UCLA School of Law’s International and Comparative Law Program and Transnational Program on Criminal Justice co-hosted the Annual Meeting of the American Society of Comparative Law (ASCL) in October. The two-day online event, among the most esteemed regular summits in the field, featured 25 panels on a range of comparative law topics and about 100 speakers from over 20 countries, including a great number of the world’s leading comparative law scholars.
Centered on the theme of “Comparative Legal History,” the conference included two plenary panels: “What Is the Relationship Between Comparative Law and Legal History,” which was chaired by UCLA Law Professor Stuart Banner, and “Comparative Legal Histories.” These panels featured comparative law and legal history luminaries, including Tamar Herzog from Harvard, Lauren Benton and James Whitman from Yale and many others.
The panels allowed scholars from the two fields to engage in a meaningful exchange to discern what they can learn from each other methodologically and substantively. This is of crucial importance at a time in which the United States is rethinking its relationship with other countries and legal systems, and reinterpreting and reckoning with its own history, including the history of its legal system.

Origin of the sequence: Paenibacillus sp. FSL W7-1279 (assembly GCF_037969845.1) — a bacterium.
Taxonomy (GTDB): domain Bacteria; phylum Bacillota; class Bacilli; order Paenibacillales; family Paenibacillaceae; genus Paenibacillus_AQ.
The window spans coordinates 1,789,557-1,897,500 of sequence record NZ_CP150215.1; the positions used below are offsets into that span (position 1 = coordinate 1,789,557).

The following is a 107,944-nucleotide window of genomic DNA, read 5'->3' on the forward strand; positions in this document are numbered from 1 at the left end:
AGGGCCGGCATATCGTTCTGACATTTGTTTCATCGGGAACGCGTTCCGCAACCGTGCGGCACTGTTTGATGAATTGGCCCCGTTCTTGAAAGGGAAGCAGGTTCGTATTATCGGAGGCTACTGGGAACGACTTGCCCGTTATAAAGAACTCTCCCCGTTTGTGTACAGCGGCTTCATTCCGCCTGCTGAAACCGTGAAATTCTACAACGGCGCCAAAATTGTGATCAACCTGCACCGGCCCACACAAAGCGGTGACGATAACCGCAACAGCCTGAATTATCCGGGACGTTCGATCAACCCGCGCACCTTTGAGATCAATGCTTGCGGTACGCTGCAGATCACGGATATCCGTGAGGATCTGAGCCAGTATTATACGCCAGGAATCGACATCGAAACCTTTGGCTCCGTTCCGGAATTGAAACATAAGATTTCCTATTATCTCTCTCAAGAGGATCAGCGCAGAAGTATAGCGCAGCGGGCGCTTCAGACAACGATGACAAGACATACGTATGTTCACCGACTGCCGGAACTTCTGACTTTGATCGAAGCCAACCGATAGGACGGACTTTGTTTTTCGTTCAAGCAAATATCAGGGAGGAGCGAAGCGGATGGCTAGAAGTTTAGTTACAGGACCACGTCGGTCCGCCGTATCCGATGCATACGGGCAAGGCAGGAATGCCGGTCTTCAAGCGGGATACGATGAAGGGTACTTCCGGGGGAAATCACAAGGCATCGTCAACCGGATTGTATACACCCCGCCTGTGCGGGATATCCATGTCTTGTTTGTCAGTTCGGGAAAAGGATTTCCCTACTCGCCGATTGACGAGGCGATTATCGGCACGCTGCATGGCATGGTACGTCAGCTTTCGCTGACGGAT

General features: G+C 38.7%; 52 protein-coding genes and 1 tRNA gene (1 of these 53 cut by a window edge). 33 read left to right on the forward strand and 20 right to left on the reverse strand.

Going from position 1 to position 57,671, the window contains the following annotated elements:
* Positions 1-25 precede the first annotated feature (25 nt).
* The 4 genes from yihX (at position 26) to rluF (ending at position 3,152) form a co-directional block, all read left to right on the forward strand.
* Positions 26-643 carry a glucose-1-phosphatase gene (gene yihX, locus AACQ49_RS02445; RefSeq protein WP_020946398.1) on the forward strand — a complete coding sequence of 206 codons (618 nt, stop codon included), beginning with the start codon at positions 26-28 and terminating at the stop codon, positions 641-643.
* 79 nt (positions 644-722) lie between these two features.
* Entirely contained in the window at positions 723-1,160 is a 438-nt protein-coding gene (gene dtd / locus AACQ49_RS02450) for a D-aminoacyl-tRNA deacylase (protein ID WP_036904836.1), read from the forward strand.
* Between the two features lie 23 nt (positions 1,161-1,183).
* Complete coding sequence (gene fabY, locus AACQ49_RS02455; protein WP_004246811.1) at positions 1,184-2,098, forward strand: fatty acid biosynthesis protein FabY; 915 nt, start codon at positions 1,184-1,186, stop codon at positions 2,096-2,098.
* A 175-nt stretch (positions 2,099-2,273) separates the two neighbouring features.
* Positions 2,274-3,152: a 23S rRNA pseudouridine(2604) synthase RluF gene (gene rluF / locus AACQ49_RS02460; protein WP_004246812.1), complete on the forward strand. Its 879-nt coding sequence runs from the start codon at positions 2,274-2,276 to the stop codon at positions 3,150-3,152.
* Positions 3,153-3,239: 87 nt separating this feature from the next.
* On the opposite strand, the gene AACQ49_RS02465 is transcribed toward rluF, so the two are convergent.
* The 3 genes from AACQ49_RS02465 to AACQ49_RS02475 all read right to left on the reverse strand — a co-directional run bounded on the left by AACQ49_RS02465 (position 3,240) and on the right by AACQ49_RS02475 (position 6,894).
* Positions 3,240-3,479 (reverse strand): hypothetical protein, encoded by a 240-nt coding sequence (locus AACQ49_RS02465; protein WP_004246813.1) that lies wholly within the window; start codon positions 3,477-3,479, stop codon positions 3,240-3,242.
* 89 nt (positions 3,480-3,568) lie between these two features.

The meeting also included a timely panel on “Comparative Law, COVID-19 and Racial Justice” that discussed those issues from a global perspective.
The UCLA Law programs were excited to partner with the ASCL, which is the leading organization in the United States promoting the comparative study of law, to deepen the engagement with this field as a complement to our already rich bench of comparative law scholars at UCLA Law, including Professors Máximo Langer, Stephen Gardbaum, Asli Bâli and Alex Wang.